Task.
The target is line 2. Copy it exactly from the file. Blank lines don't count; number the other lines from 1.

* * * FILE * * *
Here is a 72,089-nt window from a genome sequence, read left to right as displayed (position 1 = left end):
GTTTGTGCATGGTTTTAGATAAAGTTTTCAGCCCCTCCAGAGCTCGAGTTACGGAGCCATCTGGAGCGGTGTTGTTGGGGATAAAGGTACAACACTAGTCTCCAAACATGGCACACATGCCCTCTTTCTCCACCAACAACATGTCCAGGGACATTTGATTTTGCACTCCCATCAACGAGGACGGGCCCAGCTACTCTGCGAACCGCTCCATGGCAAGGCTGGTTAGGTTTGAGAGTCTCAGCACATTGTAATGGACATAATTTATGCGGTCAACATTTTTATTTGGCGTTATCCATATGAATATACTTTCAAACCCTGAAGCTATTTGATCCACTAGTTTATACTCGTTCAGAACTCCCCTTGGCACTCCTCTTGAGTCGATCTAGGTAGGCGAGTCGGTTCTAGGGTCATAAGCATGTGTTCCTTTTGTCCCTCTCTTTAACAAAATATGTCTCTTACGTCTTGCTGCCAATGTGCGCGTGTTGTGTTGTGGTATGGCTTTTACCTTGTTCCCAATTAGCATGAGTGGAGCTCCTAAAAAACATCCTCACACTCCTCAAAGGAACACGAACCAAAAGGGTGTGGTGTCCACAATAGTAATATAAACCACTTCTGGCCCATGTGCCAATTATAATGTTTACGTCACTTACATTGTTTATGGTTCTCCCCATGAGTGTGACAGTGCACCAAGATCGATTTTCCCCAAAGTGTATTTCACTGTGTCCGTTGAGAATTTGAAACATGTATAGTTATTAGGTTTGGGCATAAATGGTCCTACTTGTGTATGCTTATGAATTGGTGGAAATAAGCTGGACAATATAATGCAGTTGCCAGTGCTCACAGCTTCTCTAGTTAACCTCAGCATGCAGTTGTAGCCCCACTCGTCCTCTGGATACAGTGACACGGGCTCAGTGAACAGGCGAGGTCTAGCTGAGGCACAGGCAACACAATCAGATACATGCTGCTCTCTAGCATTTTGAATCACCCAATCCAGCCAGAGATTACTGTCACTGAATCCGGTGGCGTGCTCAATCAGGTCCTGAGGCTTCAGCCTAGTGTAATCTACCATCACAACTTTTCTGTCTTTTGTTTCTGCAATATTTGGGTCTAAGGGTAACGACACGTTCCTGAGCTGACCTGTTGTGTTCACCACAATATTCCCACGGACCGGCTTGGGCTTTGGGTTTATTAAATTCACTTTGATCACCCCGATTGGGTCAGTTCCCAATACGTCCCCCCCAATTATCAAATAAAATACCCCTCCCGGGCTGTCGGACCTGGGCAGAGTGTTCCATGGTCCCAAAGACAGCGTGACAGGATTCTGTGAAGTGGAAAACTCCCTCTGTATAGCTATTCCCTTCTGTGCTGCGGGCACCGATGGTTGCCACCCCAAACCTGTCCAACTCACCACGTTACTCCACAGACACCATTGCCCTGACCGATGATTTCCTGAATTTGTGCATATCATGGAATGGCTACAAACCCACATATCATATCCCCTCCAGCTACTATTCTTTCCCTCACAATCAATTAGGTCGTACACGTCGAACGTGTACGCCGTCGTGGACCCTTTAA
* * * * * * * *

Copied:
GTTTGTGCATGGTTTTAGATAAAGTTTTCAGCCCCTCCAGAGCTCGAGTTACGGAGCCATCTGGAGCGGTGTTGTTGGGGATAAAGGTACAACACTAGTCTCCAAACATGGCACACATGCCCTCTTTCTCCACCAACAACATGTCCAGGGACATTTGATTTTGCACTCCCATCAACGAGGACGGGCCCAGCTACTCTGCGAACCGCTCCATGGCAAGGCTGGTTAGGTTTGAGAGTCTCAGCACATTGTAATGGACATAATTTATGCGGTCAACATTTTTATTTGGCGTTATCCATATGAATATACTTTCAAACCCTGAAGCTATTTGATCCACTAGTTTATACTCGTTCAGAACTCCCCTTGGCACTCCTCTTGAGTCGATCTAGGTAGGCGAGTCGGTTCTAGGGTCATAAGCATGTGTTCCTTTTGTCCCTCTCTTTAACAAAATATGTCTCTTACGTCTTGCTGCCAATGTGCGCGTGTTGTGTTGTGGTATGGCTTTTACCTTGTTCCCAATTAGCATGAGTGGAGCTCCTAAAAAACATCCTCACACTCCTCAAAGGAACACGAACCAAAAGGGTGTGGTGTCCACAATAGTAATATAAACCACTTCTGGCCCATGTGCCAATTATAATGTTTACGTCACTTACATTGTTTATGGTTCTCCCCATGAGTGTGACAGTGCACCAAGATCGATTTTCCCCAAAGTGTATTTCACTGTGTCCGTTGAGAATTTGAAACATGTATAGTTATTAGGTTTGGGCATAAATGGTCCTACTTGTGTATGCTTATGAATTGGTGGAAATAAGCTGGACAATATAATGCAGTTGCCAGTGCTCACAGCTTCTCTAGTTAACCTCAGCATGCAGTTGTAGCCCCACTCGTCCTCTGGATACAGTGACACGGGCTCAGTGAACAGGCGAGGTCTAGCTGAGGCACAGGCAACACAATCAGATACATGCTGCTCTCTAGCATTTTGAATCACCCAATCCAGCCAGAGATTACTGTCACTGAATCCGGTGGCGTGCTCAATCAGGTCCTGAGGCTTCAGCCTAGTGTAATCTACCATCACAACTTTTCTGTCTTTTGTTTCTGCAATATTTGGGTCTAAGGGTAACGACACGTTCCTGAGCTGACCTGTTGTGTTCACCACAATATTCCCACGGACCGGCTTGGGCTTTGGGTTTATTAAATTCACTTTGATCACCCCGATTGGGTCAGTTCCCAATACGTCCCCCCCAATTATCAAATAAAATACCCCTCCCGGGCTGTCGGACCTGGGCAGAGTGTTCCATGGTCCCAAAGACAGCGTGACAGGATTCTGTGAAGTGGAAAACTCCCTCTGTATAGCTATTCCCTTCTGTGCTGCGGGCACCGATGGTTGCCACCCCAAACCTGTCCAACTCACCACGTTACTCCACAGACACCATTGCCCTGACCGATGATTTCCTGAATTTGTGCATATCATGGAATGGCTACAAACCCACATATCATATCCCCTCCAGCTACTATTCTTTCCCTCACAATCAATTAGGTCGTACACGTCGAACGTGTACGCCGTCGTGGACCCTTTAA